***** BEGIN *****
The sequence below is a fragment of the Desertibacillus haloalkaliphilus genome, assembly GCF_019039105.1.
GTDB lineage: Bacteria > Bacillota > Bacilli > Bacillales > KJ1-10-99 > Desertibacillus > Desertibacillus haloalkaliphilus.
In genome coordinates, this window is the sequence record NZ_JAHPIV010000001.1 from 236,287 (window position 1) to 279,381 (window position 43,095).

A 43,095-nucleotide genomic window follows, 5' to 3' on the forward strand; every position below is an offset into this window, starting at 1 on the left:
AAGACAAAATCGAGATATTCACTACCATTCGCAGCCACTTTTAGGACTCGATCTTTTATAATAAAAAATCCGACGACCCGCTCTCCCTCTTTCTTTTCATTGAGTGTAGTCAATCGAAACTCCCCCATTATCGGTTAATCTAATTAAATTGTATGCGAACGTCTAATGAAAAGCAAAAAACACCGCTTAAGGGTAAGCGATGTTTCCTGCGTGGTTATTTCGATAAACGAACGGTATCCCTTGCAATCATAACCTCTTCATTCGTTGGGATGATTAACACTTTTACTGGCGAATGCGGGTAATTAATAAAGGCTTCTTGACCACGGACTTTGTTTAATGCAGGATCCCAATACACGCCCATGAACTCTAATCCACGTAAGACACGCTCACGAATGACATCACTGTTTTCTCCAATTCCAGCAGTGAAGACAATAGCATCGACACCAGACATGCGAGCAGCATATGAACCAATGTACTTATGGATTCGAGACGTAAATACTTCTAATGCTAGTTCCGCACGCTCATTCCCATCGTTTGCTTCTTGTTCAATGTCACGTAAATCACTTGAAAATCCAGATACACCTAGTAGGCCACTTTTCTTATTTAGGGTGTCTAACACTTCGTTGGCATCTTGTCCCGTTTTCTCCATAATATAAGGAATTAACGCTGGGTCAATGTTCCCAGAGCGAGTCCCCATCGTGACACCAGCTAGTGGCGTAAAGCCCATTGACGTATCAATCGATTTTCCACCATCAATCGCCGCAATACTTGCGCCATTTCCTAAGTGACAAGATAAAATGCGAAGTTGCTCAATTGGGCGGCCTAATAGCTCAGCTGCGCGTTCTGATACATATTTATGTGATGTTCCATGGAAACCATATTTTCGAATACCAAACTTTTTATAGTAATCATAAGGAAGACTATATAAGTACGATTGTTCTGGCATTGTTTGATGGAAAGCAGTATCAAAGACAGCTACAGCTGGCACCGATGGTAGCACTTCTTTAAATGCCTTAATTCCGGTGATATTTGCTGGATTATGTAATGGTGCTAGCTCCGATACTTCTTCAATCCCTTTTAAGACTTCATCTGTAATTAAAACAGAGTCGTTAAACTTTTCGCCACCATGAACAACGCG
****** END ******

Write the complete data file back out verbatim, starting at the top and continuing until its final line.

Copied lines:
The sequence below is a fragment of the Desertibacillus haloalkaliphilus genome, assembly GCF_019039105.1.
GTDB lineage: Bacteria > Bacillota > Bacilli > Bacillales > KJ1-10-99 > Desertibacillus > Desertibacillus haloalkaliphilus.
In genome coordinates, this window is the sequence record NZ_JAHPIV010000001.1 from 236,287 (window position 1) to 279,381 (window position 43,095).

A 43,095-nucleotide genomic window follows, 5' to 3' on the forward strand; every position below is an offset into this window, starting at 1 on the left:
AAGACAAAATCGAGATATTCACTACCATTCGCAGCCACTTTTAGGACTCGATCTTTTATAATAAAAAATCCGACGACCCGCTCTCCCTCTTTCTTTTCATTGAGTGTAGTCAATCGAAACTCCCCCATTATCGGTTAATCTAATTAAATTGTATGCGAACGTCTAATGAAAAGCAAAAAACACCGCTTAAGGGTAAGCGATGTTTCCTGCGTGGTTATTTCGATAAACGAACGGTATCCCTTGCAATCATAACCTCTTCATTCGTTGGGATGATTAACACTTTTACTGGCGAATGCGGGTAATTAATAAAGGCTTCTTGACCACGGACTTTGTTTAATGCAGGATCCCAATACACGCCCATGAACTCTAATCCACGTAAGACACGCTCACGAATGACATCACTGTTTTCTCCAATTCCAGCAGTGAAGACAATAGCATCGACACCAGACATGCGAGCAGCATATGAACCAATGTACTTATGGATTCGAGACGTAAATACTTCTAATGCTAGTTCCGCACGCTCATTCCCATCGTTTGCTTCTTGTTCAATGTCACGTAAATCACTTGAAAATCCAGATACACCTAGTAGGCCACTTTTCTTATTTAGGGTGTCTAACACTTCGTTGGCATCTTGTCCCGTTTTCTCCATAATATAAGGAATTAACGCTGGGTCAATGTTCCCAGAGCGAGTCCCCATCGTGACACCAGCTAGTGGCGTAAAGCCCATTGACGTATCAATCGATTTTCCACCATCAATCGCCGCAATACTTGCGCCATTTCCTAAGTGACAAGATAAAATGCGAAGTTGCTCAATTGGGCGGCCTAATAGCTCAGCTGCGCGTTCTGATACATATTTATGTGATGTTCCATGGAAACCATATTTTCGAATACCAAACTTTTTATAGTAATCATAAGGAAGACTATATAAGTACGATTGTTCTGGCATTGTTTGATGGAAAGCAGTATCAAAGACAGCTACAGCTGGCACCGATGGTAGCACTTCTTTAAATGCCTTAATTCCGGTGATATTTGCTGGATTATGTAATGGTGCTAGCTCCGATACTTCTTCAATCCCTTTTAAGACTTCATCTGTAATTAAAACAGAGTCGTTAAACTTTTCGCCACCATGAACAACGCG